As seen in Crain’s Cleveland ACG Corporate Growth & M&A edition, January 2020

There are a myriad of diligence issues that can adversely impact purchase price and sometimes kill the deal. While there is no absolute on completely avoiding these issues, there are several areas owners should consider as they evaluate selling their business.

1. Sell-side representatives

Most business owners are far from experts at selling a company. Build a strong transaction team, which may include a banker, an attorney and tax professionals to help navigate the sale process and generate the highest possible return on the transaction.

2. Accounting v. economic earnings

GAAP earnings from audited financial statements don’t accurately represent economic earnings. Look back at least three years to develop a normalized picture of earnings while also considering other potential accruals versus cash earnings adjustments.

3. Depth of management team

If there is not much depth in the management team, build a capable, diverse team to ensure the transition and future success of the business.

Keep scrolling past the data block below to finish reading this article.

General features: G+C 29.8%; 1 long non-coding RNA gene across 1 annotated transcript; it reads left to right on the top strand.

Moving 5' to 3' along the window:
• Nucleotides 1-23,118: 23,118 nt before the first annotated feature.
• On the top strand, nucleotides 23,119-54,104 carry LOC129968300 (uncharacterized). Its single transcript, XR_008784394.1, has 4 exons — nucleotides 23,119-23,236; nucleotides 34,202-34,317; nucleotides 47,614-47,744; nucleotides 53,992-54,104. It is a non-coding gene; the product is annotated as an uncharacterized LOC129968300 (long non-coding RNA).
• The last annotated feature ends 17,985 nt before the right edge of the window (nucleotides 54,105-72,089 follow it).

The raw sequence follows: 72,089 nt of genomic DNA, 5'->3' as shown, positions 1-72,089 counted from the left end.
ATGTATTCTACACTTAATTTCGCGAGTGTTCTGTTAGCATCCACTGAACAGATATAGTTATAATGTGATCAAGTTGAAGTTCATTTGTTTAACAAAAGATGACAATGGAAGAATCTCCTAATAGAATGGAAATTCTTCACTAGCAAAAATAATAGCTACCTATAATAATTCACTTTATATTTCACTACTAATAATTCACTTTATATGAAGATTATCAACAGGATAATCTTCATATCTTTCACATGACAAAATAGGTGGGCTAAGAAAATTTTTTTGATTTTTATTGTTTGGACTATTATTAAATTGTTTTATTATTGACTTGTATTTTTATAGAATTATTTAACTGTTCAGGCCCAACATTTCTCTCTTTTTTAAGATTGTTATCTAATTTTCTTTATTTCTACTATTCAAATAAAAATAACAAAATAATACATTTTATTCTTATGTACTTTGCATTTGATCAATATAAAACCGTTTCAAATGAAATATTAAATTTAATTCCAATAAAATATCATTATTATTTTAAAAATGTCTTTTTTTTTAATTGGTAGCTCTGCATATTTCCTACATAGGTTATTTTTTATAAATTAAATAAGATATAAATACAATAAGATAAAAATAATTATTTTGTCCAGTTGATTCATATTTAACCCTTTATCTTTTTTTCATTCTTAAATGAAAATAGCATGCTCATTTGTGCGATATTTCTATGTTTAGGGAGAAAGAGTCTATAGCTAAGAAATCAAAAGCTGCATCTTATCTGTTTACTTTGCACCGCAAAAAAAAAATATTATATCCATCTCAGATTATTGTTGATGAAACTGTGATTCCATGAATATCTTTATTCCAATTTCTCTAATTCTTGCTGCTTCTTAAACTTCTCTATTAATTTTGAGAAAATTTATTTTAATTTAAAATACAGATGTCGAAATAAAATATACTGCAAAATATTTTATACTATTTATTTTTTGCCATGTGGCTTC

4. Customer and products

Concentrations of revenue and profit with a small number of customers or products can negatively affect valuation. Diversify your customer base and consider expanding into new product offerings.

5. Vendors

As with customers, you’ll want to reduce concentrations of material or services with one vendor or sole-sourced product sourcing and diversify.

6. Excess net working capital

Excess NWC can be difficult to argue for additional purchase price. Start by improving receivable collections, managing down inventories and maximizing vendor payment terms at least 12 months prior to the sale. Then the seller can convert excess NWC into cash ahead of the sale.

7. Tax issues

Tax professionals can help identify potential exposures ahead of the deal and properly posture issues with buyers. Examples include valuation of net operating loss, accelerated tax-basis depreciation, inappropriate deductions/expenses and verifying income and tax compliance practices.

Ideally, sellers should begin to address and mitigate these common diligence issues years in advance of going to market. We can help owners develop their strategy to manage these common diligence issues and position your business for the best outcome.

 

About the Authors

Steve C. Swann

CPA/ABV, CFE
Partner, Transaction Advisory Services

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